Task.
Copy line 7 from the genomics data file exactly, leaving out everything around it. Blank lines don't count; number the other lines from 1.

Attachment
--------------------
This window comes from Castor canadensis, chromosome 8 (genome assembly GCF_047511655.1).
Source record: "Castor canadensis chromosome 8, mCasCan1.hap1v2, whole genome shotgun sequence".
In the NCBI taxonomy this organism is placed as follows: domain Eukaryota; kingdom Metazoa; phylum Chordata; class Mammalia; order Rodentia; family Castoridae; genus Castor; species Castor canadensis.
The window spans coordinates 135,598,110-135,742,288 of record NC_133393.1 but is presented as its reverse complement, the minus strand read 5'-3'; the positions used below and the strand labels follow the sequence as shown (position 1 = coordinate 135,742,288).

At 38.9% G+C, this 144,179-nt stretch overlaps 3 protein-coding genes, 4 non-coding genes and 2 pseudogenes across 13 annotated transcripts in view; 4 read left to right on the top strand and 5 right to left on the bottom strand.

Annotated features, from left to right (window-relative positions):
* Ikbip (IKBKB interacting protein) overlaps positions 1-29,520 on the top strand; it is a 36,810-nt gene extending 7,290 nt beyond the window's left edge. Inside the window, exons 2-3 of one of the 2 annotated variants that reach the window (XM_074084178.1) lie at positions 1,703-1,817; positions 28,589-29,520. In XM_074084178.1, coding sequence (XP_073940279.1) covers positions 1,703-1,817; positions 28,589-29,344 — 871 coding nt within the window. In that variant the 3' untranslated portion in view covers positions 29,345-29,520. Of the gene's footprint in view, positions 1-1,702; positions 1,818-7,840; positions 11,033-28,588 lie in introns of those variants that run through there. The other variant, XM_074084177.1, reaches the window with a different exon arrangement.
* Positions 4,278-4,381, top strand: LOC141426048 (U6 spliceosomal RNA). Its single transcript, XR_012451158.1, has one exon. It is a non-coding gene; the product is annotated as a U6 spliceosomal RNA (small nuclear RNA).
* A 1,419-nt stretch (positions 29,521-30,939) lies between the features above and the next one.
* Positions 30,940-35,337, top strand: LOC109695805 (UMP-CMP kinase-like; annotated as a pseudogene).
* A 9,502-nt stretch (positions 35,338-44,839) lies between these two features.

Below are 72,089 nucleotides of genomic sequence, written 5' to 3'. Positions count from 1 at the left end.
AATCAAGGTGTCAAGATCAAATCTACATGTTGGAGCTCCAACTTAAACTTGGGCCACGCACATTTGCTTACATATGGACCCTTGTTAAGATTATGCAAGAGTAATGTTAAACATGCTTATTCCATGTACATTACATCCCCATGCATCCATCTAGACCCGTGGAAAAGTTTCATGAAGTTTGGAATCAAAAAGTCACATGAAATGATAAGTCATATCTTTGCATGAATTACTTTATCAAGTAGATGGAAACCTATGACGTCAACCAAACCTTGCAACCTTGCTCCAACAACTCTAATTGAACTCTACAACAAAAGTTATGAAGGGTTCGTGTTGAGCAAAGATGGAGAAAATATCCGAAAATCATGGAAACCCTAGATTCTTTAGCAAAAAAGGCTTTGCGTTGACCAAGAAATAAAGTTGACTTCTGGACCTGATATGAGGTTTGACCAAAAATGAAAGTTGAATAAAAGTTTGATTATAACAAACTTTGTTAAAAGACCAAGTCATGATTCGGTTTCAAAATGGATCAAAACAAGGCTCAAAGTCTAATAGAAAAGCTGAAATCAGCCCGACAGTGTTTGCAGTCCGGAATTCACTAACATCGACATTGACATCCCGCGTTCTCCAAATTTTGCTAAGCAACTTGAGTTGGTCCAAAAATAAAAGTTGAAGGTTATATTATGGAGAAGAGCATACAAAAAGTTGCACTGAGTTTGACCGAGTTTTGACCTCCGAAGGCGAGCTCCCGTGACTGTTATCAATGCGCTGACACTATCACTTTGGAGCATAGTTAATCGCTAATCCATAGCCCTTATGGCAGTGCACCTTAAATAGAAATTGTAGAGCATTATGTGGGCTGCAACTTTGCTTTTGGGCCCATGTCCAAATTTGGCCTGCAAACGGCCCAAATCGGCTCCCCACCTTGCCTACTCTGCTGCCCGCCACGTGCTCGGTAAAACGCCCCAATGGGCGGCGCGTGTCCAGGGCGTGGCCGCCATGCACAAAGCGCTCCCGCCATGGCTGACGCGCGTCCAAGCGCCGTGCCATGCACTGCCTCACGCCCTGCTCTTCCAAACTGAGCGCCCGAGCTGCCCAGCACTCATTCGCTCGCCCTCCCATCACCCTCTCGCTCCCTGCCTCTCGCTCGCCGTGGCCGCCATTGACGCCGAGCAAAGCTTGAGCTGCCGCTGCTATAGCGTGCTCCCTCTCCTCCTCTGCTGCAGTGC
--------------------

* Ikbip (IKBKB interacting protein) overlaps positions 1-29,520 on the top strand; it is a 36,810-nt gene extending 7,290 nt beyond the window's left edge. Inside the window, exons 2-3 of one of the 2 annotated variants that reach the window (XM_074084178.1) lie at positions 1,703-1,817; positions 28,589-29,520. In XM_074084178.1, coding sequence (XP_073940279.1) covers positions 1,703-1,817; positions 28,589-29,344 — 871 coding nt within the window. In that variant the 3' untranslated portion in view covers positions 29,345-29,520. Of the gene's footprint in view, positions 1-1,702; positions 1,818-7,840; positions 11,033-28,588 lie in introns of those variants that run through there. The other variant, XM_074084177.1, reaches the window with a different exon arrangement.